Although poison ivy is a beautiful vine and valuable to wildlife, our gardens are created for our own health and pleasure.  So we will continue to snip these poisonous vines at the base whenever we find them.

Another view of the "stump garden" planting.  Here African Blue Basil has begun to fill its summer spot.

Another view of the “stump garden” planting. Here African Blue Basil has begun to fill its summer spot in front of Iris and Dusty Miller.

But what about honeysuckle?  Is there a “wild” area where you can allow it to grow through some shrubs?  Can you tolerate wild violets in the lawn?

Honeysuckle blooming on Ligustrum shrubs, now as tall of trees, on one border of our garden.

Honeysuckle blooming on Ligustrum shrubs, now as tall of trees, on one border of our garden.

The fairly well known planting scheme for pots of “thriller, filler, spiller” is based in the idea that plants growing together form a beautiful composition, a community which becomes greater than the sum of its parts.

Three varieties of Geranium fill this pot in an area of full sun.  Sedum spills across the front lip of the pot.  A bright Coleus grows along the back edge, and Moonflower vines climb the trellis.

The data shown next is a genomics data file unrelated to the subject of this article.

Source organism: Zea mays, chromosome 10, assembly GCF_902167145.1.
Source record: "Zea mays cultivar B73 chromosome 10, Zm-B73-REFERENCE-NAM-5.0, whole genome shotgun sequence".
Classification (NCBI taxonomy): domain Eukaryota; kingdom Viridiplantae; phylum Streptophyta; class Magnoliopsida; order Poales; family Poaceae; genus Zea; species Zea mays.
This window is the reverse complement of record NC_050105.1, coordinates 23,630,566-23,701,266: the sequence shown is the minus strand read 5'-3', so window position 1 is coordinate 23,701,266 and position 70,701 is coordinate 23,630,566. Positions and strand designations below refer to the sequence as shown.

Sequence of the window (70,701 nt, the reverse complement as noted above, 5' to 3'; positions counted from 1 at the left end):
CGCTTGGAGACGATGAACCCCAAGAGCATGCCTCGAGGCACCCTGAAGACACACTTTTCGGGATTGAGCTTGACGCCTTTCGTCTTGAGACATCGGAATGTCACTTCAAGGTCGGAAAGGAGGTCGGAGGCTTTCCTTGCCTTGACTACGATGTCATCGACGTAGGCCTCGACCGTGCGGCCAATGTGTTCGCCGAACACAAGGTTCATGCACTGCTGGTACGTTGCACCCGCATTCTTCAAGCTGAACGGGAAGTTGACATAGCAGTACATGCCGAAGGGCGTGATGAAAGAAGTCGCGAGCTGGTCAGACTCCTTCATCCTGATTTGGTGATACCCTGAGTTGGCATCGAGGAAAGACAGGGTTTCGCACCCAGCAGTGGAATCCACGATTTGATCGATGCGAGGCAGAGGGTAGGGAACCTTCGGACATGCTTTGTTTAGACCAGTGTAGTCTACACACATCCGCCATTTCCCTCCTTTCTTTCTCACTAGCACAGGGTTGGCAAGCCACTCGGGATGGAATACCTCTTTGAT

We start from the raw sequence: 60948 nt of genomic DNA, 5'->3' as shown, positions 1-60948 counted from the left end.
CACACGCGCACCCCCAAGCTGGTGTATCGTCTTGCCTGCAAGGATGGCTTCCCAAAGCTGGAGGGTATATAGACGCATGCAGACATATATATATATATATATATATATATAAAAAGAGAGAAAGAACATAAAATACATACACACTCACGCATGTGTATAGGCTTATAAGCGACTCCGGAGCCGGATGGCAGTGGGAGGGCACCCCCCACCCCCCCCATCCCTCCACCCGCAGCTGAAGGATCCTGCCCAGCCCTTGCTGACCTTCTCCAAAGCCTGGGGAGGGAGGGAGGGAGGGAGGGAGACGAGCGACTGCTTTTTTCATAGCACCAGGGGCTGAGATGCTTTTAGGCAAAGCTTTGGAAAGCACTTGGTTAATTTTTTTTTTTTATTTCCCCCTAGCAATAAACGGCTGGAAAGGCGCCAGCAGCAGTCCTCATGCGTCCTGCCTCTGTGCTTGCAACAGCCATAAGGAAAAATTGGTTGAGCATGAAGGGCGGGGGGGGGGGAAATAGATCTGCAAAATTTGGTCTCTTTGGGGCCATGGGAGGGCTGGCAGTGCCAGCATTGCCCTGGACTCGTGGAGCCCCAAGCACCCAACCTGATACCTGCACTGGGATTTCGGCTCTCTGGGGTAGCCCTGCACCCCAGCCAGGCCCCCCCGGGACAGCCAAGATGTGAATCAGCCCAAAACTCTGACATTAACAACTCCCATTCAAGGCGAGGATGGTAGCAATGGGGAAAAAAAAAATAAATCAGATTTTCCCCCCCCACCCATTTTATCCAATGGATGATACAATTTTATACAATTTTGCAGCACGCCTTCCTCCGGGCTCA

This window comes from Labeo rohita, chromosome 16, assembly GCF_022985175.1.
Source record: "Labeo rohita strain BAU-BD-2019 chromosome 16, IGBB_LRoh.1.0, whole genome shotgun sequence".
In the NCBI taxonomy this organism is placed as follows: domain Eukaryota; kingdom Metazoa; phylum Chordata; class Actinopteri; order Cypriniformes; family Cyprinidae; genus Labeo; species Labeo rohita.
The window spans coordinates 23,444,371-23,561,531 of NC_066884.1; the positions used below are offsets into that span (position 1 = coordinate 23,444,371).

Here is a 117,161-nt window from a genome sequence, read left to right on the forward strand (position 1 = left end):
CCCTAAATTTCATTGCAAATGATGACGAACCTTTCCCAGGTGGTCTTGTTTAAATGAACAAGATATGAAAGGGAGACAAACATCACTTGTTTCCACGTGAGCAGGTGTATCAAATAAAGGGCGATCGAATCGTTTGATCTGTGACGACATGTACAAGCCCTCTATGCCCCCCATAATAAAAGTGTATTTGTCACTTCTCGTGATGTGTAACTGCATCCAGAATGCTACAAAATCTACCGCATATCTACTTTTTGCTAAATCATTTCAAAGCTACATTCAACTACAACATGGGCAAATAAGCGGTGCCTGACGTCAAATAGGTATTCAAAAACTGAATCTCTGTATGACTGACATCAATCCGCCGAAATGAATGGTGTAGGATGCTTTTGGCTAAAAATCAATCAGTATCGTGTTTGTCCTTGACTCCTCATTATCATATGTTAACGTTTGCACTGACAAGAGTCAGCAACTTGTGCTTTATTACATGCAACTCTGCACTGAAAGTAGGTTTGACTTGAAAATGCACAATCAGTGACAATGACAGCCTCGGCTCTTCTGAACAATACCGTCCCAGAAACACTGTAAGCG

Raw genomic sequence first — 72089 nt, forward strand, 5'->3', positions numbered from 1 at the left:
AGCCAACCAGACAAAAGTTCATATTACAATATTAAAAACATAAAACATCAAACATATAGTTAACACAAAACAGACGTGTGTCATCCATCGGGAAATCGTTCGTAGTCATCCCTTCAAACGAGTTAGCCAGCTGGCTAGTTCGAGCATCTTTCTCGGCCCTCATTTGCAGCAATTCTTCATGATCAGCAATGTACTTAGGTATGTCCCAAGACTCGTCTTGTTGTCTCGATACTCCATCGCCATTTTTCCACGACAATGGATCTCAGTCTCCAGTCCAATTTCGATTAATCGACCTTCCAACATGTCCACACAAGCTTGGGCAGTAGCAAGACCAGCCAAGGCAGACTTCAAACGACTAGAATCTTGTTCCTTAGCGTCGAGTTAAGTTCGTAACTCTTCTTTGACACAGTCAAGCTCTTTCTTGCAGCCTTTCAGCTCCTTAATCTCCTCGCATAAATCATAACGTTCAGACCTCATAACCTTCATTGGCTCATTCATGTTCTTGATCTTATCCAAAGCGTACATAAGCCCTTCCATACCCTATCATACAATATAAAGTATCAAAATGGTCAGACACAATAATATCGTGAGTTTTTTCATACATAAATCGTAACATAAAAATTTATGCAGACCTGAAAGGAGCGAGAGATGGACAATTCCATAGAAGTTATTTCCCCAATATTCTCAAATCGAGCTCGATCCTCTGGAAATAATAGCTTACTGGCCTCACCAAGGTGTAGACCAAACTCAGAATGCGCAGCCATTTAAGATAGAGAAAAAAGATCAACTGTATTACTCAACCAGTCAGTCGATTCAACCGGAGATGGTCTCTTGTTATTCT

Three varieties of Geranium fill this pot in an area of full sun. Sedum spills across the front lip of the pot. A bright Coleus grows along the back edge, and Moonflower vines climb the trellis.

I like planting several plants in a relatively big pot; allowing room for all to grow, but for them to grow together.

Geraniums, Coleus, Caladium, and Lamium fill this new hypertufa pot.  This photo was taken the same evening the pot was planted.  It will look much better and fuller in a few weeks.

Geraniums, Coleus, Caladium, and Lamium fill this new hypertufa pot. This photo was taken the same evening the pot was planted. It will look much better and fuller in a few weeks.

This is a better way to keep the plants hydrated and the temperature of the soil moderated from extremes of hot and cold, anyway.

But this also works in beds.

Two different Sages, Coreopsis, and Lamb's Ears currently star in this bed, which also holds daffodils, Echinacea, St. John's Wort, and a badly nibbled Camellia shrub.

Two different Sages, Coreopsis, and Lamb’s Ears currently star in this bed, which also holds daffodils, Echinacea, St. John’s Wort, and a badly nibbled Camellia shrub.  The Vinca is ubiquitous in our garden, and serves an important function as a ground cover which also blooms from time to time.  The grasses growing along the edge get pulled every few weeks to keep them in control.  

Choose a palette of plants, and then work out a scheme for combining a repetitive pattern of these six or ten plants over and again as you plant the bed.  Include plants of different heights, growth habits, seasons of bloom, colors and textures.

So long as you choose plants with similiar needs for light, moisture, and food this can work in countless variations.

A wild area between a parking lot and College Creek.  Notice the grape vines growing across a young oak tree.  Trees are nature's trellis.  Bamboo has emerged and will fill this area if left alone.  Beautiful yellow Iris and pink Hibiscus and Joe Pye Weed grow in this same area.